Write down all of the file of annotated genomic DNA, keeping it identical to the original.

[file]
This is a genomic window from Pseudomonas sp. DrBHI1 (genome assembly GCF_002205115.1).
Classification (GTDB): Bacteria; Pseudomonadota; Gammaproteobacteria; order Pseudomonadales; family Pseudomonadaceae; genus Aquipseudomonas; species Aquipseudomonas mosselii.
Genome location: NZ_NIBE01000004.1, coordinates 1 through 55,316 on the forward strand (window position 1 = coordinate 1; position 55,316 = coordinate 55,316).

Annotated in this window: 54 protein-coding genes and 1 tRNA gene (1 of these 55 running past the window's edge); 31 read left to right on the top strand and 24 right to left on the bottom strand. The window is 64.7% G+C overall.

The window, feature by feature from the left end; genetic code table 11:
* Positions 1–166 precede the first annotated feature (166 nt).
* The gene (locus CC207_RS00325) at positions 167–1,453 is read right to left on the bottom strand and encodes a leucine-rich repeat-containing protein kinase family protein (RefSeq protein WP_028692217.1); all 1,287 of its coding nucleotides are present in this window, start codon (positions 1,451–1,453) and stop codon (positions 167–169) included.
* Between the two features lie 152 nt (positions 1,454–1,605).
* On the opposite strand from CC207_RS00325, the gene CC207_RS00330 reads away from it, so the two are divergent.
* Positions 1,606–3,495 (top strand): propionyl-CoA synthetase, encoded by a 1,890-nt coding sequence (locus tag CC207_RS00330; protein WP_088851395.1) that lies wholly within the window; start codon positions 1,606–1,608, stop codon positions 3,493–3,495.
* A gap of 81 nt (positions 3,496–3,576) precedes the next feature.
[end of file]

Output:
This is a genomic window from Pseudomonas sp. DrBHI1 (genome assembly GCF_002205115.1).
Classification (GTDB): Bacteria; Pseudomonadota; Gammaproteobacteria; order Pseudomonadales; family Pseudomonadaceae; genus Aquipseudomonas; species Aquipseudomonas mosselii.
Genome location: NZ_NIBE01000004.1, coordinates 1 through 55,316 on the forward strand (window position 1 = coordinate 1; position 55,316 = coordinate 55,316).

Annotated in this window: 54 protein-coding genes and 1 tRNA gene (1 of these 55 running past the window's edge); 31 read left to right on the top strand and 24 right to left on the bottom strand. The window is 64.7% G+C overall.

The window, feature by feature from the left end; genetic code table 11:
* Positions 1–166 precede the first annotated feature (166 nt).
* The gene (locus CC207_RS00325) at positions 167–1,453 is read right to left on the bottom strand and encodes a leucine-rich repeat-containing protein kinase family protein (RefSeq protein WP_028692217.1); all 1,287 of its coding nucleotides are present in this window, start codon (positions 1,451–1,453) and stop codon (positions 167–169) included.
* Between the two features lie 152 nt (positions 1,454–1,605).
* On the opposite strand from CC207_RS00325, the gene CC207_RS00330 reads away from it, so the two are divergent.
* Positions 1,606–3,495 (top strand): propionyl-CoA synthetase, encoded by a 1,890-nt coding sequence (locus tag CC207_RS00330; protein WP_088851395.1) that lies wholly within the window; start codon positions 1,606–1,608, stop codon positions 3,493–3,495.
* A gap of 81 nt (positions 3,496–3,576) precedes the next feature.